I am trying to prevent something similar to this from happening:


Basically the financial exchange was using non-ACID transactions and multiple requests sent very near in time to each other could result in duplicate withdrawals, or something of this nature.

One preliminary question I have is, what is this vulnerability termed? A timing attack of some sort?

Here is my setup:

I am setting up two tables, one for a payments queue (ie pending payment to be withdrawn), the other for a payments history (ie a receipt after the payment queue item has been withdrawn).

My processing flow consists of finding the payments queue by id, doing a bunch of asynchronous stuff, processing a payment, then creating a payment history object and deleting the payment queue object.

What are some strategies in regards to the process flow I could implement to make sure that if a user attempted to access this flow twice in a row very quickly, there would not be duplicates, or any similar problems?

I have considered that before starting the process I could delete the payments queue object, therefore with ACID transactions that would guarantee that the process could not be duplicated in a timing attack, correct? Is this the best way to do it?

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    I think asking how to secure a multi-threaded app may be too general a question to answer on this site. Do you have a specific question? Jan 3, 2016 at 4:39
  • is there a way for me to prevent a user from accessing request, which initiates a database query, very quickly multiple times where afterwards I am doing an asynch operation before finally modifying the database, to make sure the payments are not duplicated by such requests. I considered sql locking, but the postgre docs said it does not apply for reading.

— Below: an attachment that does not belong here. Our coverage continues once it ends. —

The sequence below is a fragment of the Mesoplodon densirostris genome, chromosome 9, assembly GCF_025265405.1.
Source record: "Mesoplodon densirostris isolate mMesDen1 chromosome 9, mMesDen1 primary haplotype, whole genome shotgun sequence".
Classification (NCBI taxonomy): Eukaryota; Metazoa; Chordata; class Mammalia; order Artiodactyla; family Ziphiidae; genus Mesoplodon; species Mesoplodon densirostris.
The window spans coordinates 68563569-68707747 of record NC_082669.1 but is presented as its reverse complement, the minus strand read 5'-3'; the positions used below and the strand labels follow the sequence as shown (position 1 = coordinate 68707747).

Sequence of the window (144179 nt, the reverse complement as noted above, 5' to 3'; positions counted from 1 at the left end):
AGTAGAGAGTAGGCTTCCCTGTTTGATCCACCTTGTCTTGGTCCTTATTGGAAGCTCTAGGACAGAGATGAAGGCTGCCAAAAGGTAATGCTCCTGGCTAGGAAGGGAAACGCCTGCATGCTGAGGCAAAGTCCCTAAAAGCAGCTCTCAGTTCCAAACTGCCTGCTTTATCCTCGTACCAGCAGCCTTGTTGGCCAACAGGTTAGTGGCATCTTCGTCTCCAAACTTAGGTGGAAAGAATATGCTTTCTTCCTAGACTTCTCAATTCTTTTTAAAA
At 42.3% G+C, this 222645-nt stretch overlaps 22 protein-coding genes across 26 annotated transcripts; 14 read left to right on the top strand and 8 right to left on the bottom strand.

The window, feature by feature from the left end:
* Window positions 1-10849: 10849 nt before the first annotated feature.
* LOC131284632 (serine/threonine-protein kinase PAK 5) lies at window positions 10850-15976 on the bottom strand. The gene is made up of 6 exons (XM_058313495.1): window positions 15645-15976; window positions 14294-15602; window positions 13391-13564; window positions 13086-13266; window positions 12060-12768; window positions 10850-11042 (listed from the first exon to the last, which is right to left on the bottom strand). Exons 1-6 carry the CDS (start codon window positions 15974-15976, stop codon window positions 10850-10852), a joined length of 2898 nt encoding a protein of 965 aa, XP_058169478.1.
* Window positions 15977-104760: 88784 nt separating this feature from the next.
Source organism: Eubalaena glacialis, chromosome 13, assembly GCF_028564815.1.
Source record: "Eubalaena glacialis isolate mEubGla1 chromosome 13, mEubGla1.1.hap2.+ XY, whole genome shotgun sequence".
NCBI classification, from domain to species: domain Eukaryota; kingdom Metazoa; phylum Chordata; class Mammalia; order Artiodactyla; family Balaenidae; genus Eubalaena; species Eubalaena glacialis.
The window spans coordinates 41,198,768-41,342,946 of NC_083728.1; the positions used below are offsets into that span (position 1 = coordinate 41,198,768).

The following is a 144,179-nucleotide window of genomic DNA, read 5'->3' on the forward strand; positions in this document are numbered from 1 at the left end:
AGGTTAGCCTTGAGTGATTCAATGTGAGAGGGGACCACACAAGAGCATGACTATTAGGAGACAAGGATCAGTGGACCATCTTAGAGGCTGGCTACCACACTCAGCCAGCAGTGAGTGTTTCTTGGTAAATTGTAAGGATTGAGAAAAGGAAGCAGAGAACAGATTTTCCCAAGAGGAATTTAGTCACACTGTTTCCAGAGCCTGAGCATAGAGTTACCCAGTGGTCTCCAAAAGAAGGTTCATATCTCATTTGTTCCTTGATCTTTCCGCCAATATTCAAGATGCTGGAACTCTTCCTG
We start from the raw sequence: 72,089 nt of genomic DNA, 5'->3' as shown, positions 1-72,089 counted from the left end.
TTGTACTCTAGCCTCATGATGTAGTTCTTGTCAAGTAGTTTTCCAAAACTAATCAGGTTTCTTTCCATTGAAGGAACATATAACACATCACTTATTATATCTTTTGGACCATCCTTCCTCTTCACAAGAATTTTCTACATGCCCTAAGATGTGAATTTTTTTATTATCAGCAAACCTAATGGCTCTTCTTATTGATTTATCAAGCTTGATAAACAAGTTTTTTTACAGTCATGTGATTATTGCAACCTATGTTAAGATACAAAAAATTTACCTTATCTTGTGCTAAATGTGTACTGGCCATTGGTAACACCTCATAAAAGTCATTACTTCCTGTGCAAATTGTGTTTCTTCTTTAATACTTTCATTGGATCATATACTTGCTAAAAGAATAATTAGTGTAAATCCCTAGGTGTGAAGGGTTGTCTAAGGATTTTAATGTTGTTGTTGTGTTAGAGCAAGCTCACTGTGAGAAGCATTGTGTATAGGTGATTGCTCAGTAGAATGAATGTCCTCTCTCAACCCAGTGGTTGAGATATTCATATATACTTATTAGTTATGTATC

– ROCK
    Jan 3, 2016 at 4:50
  • Basically: read queue-> do asynch stuff -> write payment balance and delete queue. How can I make sure that after the read, the user is blocked from doing the rest of the request until after this current request is finished, in case the user does it twice in a row and the asynch code has not finished so the document can still be read and the balance is modified twice. The only thing I can thing of besides have a special field in the document to check for when reading initially, and to modify it before doing the rest of the operation, would be to just delete the document at the beginning
    – ROCK
    Jan 3, 2016 at 4:53
  • I guess I have answered my own question, but I would be interested if there are other solutions or more information about this type of attack. I guess it is technically categorized as a timing attack probably.
    – ROCK
    Jan 3, 2016 at 4:54
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    I ended up using a postgre transaction to select a row where column "locked" is false and simultaneously update the column "locked" to true,
    – ROCK
    Jan 5, 2016 at 2:52